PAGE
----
While crises can bring out the best in people, high levels of stress and fatigue can also lead to increased racism, xenophobia, sexism and other forms of discrimination being expressed and felt. In particular, racism against Asian people and communities has been heightened during this time.
We acknowledge that this is experienced by our patients, community members, colleagues, trainees and, perhaps, even ourselves. This is NEVER okay, and it is our responsibility to speak out in support of those who are affected, now and always.
Primary Care Accessibility
As we in primary care settings attempt to transition our practices to telephone or virtual visits to slow the spread of COVID-19, we MUST be looking at how accessible our practices are to our most vulnerable patients.
- Affording medications, childcare, transportation, housing and other basic needs will be more difficult for patients who rely on hourly or low-wage income, work in the service industry or who are otherwise seeing their income decrease.
- Access to the Internet is a luxury for many, especially in rural settings and for those living in poverty.
- Many people have a limited number of cellphone minutes each month and may not be able to spend 20-30 minutes of this precious resource doing a phone visit.
- Access to appropriate, up to date, helpful information about the virus and ways to mitigate its effects for individuals and communities who do not read or speak English as a primary language may not be readily available.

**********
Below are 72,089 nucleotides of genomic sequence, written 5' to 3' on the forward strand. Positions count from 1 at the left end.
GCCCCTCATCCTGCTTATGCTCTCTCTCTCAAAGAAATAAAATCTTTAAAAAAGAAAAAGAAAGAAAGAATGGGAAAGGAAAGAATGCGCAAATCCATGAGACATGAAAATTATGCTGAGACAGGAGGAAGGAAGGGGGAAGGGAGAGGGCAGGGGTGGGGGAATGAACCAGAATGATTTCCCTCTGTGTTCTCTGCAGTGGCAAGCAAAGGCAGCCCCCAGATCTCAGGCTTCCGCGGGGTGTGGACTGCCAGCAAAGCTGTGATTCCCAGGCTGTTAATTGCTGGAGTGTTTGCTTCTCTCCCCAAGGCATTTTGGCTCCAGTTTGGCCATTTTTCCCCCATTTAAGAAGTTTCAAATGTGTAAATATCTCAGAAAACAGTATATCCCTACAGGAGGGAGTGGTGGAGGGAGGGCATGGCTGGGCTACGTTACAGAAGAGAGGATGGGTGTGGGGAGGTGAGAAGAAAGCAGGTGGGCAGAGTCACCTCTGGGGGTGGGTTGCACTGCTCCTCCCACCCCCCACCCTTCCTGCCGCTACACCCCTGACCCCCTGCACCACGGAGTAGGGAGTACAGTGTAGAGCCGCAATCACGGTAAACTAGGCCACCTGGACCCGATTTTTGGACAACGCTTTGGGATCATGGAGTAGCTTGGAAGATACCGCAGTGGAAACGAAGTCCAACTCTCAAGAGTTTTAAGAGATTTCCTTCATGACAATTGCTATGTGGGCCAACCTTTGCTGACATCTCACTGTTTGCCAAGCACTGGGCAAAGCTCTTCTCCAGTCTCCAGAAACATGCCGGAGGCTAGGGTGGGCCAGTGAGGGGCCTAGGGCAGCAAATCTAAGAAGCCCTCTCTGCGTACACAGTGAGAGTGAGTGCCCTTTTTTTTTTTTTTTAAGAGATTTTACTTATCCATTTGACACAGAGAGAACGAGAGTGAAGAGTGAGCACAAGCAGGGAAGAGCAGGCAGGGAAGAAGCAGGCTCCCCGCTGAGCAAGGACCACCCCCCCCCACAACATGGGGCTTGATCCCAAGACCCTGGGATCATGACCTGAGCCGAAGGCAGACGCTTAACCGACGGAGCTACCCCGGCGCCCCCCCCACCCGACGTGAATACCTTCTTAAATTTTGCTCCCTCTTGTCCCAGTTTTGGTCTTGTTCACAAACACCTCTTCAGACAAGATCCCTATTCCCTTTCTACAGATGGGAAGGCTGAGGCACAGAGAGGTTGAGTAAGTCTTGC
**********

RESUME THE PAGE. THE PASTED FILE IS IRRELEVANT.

Rural hospitals and clinics face additional barriers, including limited access to ICU beds and advanced respiratory care; shortages of available personnel once healthcare workers begin to be exposed or infected and unable to work and tight financial situations.
Many communities across Minnesota are already taking steps to support their vulnerable members and working to mitigate the effects of this pandemic for Minnesotans of all backgrounds, and many of you are already contributing to this work.
Here’s a list of community resources, compiled by the University of Minnesota Program in Health Disparities Research, that includes information about COVID-19 in many languages, links to housing and unemployment resources and other important gems.
How We Can Take Action
As we know from other efforts toward health equity, we first have to identify and name the disparity: COVID-19 is a magnifier of inequity.
Next, we ask, how do we bring equity to our fight against COVID-19? How do we bring resources to where they are needed most? Resources for testing, masks, ventilators, new medicines and vaccines?
And, finally, we need to ask, how do we change the systemic disbalance, bias and racism, so that we are better prepared for the next pandemic?
The Minnesota Academy of Family Physicians Health Equity Task Force recognizes that this post does not cover ALL the ways that inequities are manifesting right now in our state and in your communities. We are not the sole experts, and we want to hear from you. If you want to share your experiences, areas of concern, ideas for outreach and intervention and resources, we’re here and listening, and we support you. Please reach out to us at firstname.lastname@example.org.
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- Andrea Westby, MD, Health Equity Task Force co-chair, @AndreaWestbyMD (lead author)
- Chris Reif, MD, MPH, Health Equity Task Force co-chair (contributing author)
- Roli Dwivedi, MD, Health Equity Task Force co-chair, @RoliDwivedi (contributing author)